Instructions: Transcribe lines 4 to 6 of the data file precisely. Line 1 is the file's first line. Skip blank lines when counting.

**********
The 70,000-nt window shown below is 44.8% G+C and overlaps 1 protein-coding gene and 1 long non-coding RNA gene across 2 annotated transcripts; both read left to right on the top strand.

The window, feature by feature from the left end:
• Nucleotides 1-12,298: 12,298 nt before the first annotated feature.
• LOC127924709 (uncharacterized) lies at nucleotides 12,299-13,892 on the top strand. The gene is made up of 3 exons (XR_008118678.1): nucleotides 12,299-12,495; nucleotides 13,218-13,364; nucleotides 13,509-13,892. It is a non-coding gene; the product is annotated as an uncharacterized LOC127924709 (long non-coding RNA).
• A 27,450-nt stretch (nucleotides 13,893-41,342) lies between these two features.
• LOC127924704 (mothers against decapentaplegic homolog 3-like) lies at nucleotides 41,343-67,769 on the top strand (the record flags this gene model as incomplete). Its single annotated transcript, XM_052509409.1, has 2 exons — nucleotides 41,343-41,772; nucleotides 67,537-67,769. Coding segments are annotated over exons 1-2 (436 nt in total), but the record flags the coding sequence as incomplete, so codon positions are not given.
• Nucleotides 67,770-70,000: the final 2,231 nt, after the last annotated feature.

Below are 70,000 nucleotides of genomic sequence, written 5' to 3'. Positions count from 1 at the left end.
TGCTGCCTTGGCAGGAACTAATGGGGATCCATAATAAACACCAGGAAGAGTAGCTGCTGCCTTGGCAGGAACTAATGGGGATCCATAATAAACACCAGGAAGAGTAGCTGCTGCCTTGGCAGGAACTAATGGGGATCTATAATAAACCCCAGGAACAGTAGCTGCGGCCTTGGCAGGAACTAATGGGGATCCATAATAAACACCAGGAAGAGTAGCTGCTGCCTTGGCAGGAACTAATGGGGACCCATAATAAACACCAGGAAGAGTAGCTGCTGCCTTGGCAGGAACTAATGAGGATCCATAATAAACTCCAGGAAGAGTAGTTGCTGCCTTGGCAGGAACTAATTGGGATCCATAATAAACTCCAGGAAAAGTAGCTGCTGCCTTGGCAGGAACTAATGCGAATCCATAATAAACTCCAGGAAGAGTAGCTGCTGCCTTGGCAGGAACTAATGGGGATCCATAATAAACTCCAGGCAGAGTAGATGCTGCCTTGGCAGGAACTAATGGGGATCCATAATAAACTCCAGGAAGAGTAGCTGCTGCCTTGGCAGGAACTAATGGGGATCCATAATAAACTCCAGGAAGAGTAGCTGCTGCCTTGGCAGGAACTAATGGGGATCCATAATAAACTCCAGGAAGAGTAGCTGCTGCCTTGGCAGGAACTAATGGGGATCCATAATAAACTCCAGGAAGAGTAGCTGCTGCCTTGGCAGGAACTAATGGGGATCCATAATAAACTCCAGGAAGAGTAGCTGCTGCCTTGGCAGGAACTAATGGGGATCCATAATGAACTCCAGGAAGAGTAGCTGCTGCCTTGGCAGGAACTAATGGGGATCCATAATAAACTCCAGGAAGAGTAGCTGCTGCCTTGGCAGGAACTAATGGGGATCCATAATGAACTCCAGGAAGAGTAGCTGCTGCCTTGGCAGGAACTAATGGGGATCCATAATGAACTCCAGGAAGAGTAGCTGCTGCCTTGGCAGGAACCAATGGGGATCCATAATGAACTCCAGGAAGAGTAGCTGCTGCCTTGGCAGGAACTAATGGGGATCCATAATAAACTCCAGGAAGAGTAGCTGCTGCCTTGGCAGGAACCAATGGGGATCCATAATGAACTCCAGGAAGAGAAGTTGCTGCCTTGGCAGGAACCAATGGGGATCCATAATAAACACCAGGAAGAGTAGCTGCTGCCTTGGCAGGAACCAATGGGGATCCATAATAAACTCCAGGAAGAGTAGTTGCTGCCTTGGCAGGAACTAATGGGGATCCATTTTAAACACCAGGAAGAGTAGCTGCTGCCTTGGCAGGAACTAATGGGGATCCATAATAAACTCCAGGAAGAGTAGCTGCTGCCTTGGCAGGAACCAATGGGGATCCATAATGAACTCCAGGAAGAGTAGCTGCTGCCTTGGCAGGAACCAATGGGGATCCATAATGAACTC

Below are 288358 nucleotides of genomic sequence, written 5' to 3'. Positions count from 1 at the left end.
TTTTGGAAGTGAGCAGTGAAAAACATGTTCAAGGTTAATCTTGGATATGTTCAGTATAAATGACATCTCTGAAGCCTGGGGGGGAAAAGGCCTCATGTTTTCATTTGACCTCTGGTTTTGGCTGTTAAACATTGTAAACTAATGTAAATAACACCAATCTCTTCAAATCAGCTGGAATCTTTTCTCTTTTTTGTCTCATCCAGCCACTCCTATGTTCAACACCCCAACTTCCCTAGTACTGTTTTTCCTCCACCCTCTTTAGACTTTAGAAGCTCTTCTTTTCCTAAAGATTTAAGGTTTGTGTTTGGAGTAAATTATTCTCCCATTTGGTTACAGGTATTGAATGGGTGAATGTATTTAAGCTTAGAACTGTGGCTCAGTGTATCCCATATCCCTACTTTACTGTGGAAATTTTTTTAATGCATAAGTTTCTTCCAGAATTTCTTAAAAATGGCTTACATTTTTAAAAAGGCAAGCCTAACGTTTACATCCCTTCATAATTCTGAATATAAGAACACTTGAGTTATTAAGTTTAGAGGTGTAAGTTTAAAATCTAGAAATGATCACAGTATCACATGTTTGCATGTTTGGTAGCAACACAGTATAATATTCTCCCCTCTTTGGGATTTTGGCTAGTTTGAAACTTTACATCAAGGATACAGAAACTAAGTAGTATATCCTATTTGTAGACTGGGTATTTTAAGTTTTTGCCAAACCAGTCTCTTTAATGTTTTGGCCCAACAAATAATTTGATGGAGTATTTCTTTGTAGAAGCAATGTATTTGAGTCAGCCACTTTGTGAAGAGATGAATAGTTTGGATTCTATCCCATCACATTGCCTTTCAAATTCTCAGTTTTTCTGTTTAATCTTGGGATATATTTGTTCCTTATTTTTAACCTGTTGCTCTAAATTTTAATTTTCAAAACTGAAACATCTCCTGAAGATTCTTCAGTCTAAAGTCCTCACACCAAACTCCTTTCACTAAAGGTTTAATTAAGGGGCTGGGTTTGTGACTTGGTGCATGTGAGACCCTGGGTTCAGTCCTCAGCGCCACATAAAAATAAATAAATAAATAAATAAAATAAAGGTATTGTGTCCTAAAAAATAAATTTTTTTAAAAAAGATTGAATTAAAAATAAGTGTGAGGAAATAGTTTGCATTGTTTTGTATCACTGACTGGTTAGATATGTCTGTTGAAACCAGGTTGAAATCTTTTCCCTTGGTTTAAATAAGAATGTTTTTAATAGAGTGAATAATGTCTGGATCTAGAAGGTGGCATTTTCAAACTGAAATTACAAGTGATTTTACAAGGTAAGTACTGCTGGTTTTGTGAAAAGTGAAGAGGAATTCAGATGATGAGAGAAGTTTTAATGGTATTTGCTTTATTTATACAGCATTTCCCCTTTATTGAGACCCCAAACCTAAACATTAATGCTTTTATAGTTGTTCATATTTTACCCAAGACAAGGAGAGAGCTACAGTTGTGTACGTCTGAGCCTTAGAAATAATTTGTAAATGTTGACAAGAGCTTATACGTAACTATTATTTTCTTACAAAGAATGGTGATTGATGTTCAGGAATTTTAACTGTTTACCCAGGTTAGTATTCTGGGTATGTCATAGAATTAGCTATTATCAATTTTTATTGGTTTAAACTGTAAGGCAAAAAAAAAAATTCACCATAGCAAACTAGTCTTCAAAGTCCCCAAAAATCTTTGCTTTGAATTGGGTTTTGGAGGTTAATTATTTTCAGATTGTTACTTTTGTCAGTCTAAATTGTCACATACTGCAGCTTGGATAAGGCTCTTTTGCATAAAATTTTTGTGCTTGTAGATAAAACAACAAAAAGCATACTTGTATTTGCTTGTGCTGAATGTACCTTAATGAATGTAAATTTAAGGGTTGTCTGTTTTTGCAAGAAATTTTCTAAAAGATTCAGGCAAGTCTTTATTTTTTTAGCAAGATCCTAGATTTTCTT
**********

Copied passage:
• LOC127924709 (uncharacterized) lies at nucleotides 12,299-13,892 on the top strand. The gene is made up of 3 exons (XR_008118678.1): nucleotides 12,299-12,495; nucleotides 13,218-13,364; nucleotides 13,509-13,892. It is a non-coding gene; the product is annotated as an uncharacterized LOC127924709 (long non-coding RNA).
• A 27,450-nt stretch (nucleotides 13,893-41,342) lies between these two features.
• LOC127924704 (mothers against decapentaplegic homolog 3-like) lies at nucleotides 41,343-67,769 on the top strand (the record flags this gene model as incomplete). Its single annotated transcript, XM_052509409.1, has 2 exons — nucleotides 41,343-41,772; nucleotides 67,537-67,769. Coding segments are annotated over exons 1-2 (436 nt in total), but the record flags the coding sequence as incomplete, so codon positions are not given.